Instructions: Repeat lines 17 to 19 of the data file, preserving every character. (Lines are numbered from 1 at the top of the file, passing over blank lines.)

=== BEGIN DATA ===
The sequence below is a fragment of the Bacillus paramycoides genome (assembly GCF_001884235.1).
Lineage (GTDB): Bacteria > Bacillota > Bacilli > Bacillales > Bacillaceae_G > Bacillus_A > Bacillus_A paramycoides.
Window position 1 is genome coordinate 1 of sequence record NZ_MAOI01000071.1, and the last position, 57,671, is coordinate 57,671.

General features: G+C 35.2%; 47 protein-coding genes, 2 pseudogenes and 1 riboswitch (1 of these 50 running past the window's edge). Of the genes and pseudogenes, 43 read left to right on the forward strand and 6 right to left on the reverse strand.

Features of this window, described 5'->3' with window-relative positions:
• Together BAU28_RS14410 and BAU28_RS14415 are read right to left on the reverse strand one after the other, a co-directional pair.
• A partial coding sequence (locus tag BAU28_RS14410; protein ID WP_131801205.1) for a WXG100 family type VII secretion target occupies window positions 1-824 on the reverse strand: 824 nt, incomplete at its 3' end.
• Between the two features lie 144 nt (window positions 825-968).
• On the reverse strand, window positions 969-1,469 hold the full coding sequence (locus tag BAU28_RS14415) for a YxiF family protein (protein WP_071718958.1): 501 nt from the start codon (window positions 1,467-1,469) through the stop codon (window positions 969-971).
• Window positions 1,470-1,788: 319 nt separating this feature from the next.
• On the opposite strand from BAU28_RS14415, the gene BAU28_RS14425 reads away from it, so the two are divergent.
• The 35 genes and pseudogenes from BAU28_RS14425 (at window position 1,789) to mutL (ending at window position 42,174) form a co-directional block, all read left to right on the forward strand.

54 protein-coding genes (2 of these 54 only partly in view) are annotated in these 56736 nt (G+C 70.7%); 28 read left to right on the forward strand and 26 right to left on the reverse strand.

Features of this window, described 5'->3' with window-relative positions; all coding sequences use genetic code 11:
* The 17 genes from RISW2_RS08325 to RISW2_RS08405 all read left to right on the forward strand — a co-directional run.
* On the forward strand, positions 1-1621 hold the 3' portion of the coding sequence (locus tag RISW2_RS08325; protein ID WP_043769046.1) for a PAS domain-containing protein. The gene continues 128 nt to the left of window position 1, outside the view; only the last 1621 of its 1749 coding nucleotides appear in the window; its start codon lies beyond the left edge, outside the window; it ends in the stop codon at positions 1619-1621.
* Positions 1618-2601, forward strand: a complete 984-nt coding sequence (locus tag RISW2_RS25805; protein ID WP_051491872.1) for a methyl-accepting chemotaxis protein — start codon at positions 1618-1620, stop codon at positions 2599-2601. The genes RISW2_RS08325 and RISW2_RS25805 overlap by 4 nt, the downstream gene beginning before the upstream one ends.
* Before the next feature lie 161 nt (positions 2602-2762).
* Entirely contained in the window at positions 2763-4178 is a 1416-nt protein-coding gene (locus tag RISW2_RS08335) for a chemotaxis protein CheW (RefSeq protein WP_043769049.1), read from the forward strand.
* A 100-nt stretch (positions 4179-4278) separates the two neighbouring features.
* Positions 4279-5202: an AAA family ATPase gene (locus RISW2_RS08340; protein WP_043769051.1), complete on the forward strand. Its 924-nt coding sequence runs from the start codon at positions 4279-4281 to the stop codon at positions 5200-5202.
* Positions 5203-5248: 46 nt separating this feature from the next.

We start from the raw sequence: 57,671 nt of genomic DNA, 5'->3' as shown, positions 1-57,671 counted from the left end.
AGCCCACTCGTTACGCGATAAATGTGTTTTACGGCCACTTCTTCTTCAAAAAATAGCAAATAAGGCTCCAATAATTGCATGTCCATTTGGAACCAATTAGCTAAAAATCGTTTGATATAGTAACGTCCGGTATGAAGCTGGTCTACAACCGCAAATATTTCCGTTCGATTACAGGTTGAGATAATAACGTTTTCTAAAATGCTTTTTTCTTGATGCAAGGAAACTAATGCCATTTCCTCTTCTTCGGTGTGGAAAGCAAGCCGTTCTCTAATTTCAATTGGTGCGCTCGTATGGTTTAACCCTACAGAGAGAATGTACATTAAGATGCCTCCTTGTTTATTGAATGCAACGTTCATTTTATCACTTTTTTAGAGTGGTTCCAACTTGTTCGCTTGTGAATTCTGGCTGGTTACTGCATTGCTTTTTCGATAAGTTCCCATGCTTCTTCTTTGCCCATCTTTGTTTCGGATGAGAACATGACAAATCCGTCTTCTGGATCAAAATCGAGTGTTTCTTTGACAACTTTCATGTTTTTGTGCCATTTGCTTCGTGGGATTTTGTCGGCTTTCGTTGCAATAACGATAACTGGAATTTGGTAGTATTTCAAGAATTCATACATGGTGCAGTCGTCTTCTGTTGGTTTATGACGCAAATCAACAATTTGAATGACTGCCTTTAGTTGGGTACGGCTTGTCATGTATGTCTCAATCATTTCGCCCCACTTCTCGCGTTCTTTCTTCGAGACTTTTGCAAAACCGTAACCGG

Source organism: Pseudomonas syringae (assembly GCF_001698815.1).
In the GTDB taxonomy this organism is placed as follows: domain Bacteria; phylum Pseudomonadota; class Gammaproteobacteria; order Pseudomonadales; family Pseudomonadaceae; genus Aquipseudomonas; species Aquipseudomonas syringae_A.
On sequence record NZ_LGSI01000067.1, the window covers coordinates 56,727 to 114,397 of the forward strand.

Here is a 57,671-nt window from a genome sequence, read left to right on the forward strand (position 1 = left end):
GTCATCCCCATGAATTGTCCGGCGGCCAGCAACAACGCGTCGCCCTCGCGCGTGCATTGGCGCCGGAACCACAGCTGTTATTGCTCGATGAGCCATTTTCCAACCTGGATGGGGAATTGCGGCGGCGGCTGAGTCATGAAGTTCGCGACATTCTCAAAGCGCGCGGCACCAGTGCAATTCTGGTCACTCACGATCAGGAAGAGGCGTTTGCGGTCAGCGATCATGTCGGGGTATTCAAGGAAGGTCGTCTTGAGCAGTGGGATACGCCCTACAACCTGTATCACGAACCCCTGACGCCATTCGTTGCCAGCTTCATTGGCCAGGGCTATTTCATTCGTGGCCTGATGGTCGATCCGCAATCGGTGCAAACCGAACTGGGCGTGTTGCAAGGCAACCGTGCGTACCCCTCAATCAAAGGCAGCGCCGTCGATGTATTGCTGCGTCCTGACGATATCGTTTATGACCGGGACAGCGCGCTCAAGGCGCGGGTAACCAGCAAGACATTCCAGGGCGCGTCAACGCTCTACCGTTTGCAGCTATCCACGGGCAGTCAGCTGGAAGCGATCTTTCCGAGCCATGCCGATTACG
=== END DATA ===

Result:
* Positions 1618-2601, forward strand: a complete 984-nt coding sequence (locus tag RISW2_RS25805; protein ID WP_051491872.1) for a methyl-accepting chemotaxis protein — start codon at positions 1618-1620, stop codon at positions 2599-2601. The genes RISW2_RS08325 and RISW2_RS25805 overlap by 4 nt, the downstream gene beginning before the upstream one ends.
* Before the next feature lie 161 nt (positions 2602-2762).
* Entirely contained in the window at positions 2763-4178 is a 1416-nt protein-coding gene (locus tag RISW2_RS08335) for a chemotaxis protein CheW (RefSeq protein WP_043769049.1), read from the forward strand.